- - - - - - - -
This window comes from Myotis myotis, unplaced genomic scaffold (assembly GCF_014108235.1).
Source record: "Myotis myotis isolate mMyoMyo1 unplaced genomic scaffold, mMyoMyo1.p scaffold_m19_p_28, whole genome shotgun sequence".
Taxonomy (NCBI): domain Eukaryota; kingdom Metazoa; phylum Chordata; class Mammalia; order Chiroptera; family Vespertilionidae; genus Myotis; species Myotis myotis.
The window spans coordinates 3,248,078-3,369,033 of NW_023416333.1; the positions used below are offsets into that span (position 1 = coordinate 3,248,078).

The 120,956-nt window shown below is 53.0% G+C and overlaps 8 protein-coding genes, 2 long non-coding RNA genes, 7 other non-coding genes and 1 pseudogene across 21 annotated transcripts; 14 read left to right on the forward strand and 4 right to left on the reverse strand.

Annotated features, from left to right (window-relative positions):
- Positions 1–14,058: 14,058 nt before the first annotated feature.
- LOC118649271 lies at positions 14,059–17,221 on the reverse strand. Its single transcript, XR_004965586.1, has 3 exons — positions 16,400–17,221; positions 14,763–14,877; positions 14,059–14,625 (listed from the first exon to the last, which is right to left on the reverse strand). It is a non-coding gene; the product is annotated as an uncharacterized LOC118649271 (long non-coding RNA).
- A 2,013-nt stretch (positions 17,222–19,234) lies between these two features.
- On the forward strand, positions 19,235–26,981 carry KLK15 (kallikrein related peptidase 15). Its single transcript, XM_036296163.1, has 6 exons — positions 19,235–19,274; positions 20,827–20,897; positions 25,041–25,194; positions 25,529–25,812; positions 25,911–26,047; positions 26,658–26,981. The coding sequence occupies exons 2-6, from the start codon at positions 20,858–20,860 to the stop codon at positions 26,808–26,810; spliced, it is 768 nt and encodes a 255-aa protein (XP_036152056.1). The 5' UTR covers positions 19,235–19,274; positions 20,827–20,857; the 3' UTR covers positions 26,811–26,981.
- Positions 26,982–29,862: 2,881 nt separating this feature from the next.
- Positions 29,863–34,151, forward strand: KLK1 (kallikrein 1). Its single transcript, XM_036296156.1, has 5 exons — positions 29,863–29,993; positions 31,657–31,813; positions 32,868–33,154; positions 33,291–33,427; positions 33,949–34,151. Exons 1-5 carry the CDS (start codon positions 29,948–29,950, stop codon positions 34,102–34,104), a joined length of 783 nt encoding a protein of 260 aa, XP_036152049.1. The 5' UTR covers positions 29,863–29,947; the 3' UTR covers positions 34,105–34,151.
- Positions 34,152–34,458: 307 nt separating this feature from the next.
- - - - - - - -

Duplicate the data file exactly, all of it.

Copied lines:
This window comes from Myotis myotis, unplaced genomic scaffold (assembly GCF_014108235.1).
Source record: "Myotis myotis isolate mMyoMyo1 unplaced genomic scaffold, mMyoMyo1.p scaffold_m19_p_28, whole genome shotgun sequence".
Taxonomy (NCBI): domain Eukaryota; kingdom Metazoa; phylum Chordata; class Mammalia; order Chiroptera; family Vespertilionidae; genus Myotis; species Myotis myotis.
The window spans coordinates 3,248,078-3,369,033 of NW_023416333.1; the positions used below are offsets into that span (position 1 = coordinate 3,248,078).

The 120,956-nt window shown below is 53.0% G+C and overlaps 8 protein-coding genes, 2 long non-coding RNA genes, 7 other non-coding genes and 1 pseudogene across 21 annotated transcripts; 14 read left to right on the forward strand and 4 right to left on the reverse strand.

Annotated features, from left to right (window-relative positions):
- Positions 1–14,058: 14,058 nt before the first annotated feature.
- LOC118649271 lies at positions 14,059–17,221 on the reverse strand. Its single transcript, XR_004965586.1, has 3 exons — positions 16,400–17,221; positions 14,763–14,877; positions 14,059–14,625 (listed from the first exon to the last, which is right to left on the reverse strand). It is a non-coding gene; the product is annotated as an uncharacterized LOC118649271 (long non-coding RNA).
- A 2,013-nt stretch (positions 17,222–19,234) lies between these two features.
- On the forward strand, positions 19,235–26,981 carry KLK15 (kallikrein related peptidase 15). Its single transcript, XM_036296163.1, has 6 exons — positions 19,235–19,274; positions 20,827–20,897; positions 25,041–25,194; positions 25,529–25,812; positions 25,911–26,047; positions 26,658–26,981. The coding sequence occupies exons 2-6, from the start codon at positions 20,858–20,860 to the stop codon at positions 26,808–26,810; spliced, it is 768 nt and encodes a 255-aa protein (XP_036152056.1). The 5' UTR covers positions 19,235–19,274; positions 20,827–20,857; the 3' UTR covers positions 26,811–26,981.
- Positions 26,982–29,862: 2,881 nt separating this feature from the next.
- Positions 29,863–34,151, forward strand: KLK1 (kallikrein 1). Its single transcript, XM_036296156.1, has 5 exons — positions 29,863–29,993; positions 31,657–31,813; positions 32,868–33,154; positions 33,291–33,427; positions 33,949–34,151. Exons 1-5 carry the CDS (start codon positions 29,948–29,950, stop codon positions 34,102–34,104), a joined length of 783 nt encoding a protein of 260 aa, XP_036152049.1. The 5' UTR covers positions 29,863–29,947; the 3' UTR covers positions 34,105–34,151.
- Positions 34,152–34,458: 307 nt separating this feature from the next.